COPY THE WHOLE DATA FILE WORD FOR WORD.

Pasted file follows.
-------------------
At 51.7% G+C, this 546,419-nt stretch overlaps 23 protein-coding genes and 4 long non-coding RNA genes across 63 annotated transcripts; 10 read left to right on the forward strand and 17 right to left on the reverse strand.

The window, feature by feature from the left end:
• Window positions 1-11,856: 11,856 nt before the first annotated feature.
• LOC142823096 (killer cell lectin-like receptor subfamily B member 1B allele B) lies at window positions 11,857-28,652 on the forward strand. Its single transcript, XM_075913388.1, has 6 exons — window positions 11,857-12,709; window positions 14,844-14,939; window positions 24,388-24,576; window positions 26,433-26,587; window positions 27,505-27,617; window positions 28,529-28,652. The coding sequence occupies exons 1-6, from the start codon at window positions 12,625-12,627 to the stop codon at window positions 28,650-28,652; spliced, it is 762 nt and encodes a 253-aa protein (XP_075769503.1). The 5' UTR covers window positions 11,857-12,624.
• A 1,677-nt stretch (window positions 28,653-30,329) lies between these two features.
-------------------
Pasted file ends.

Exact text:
At 51.7% G+C, this 546,419-nt stretch overlaps 23 protein-coding genes and 4 long non-coding RNA genes across 63 annotated transcripts; 10 read left to right on the forward strand and 17 right to left on the reverse strand.

The window, feature by feature from the left end:
• Window positions 1-11,856: 11,856 nt before the first annotated feature.
• LOC142823096 (killer cell lectin-like receptor subfamily B member 1B allele B) lies at window positions 11,857-28,652 on the forward strand. Its single transcript, XM_075913388.1, has 6 exons — window positions 11,857-12,709; window positions 14,844-14,939; window positions 24,388-24,576; window positions 26,433-26,587; window positions 27,505-27,617; window positions 28,529-28,652. The coding sequence occupies exons 1-6, from the start codon at window positions 12,625-12,627 to the stop codon at window positions 28,650-28,652; spliced, it is 762 nt and encodes a 253-aa protein (XP_075769503.1). The 5' UTR covers window positions 11,857-12,624.
• A 1,677-nt stretch (window positions 28,653-30,329) lies between these two features.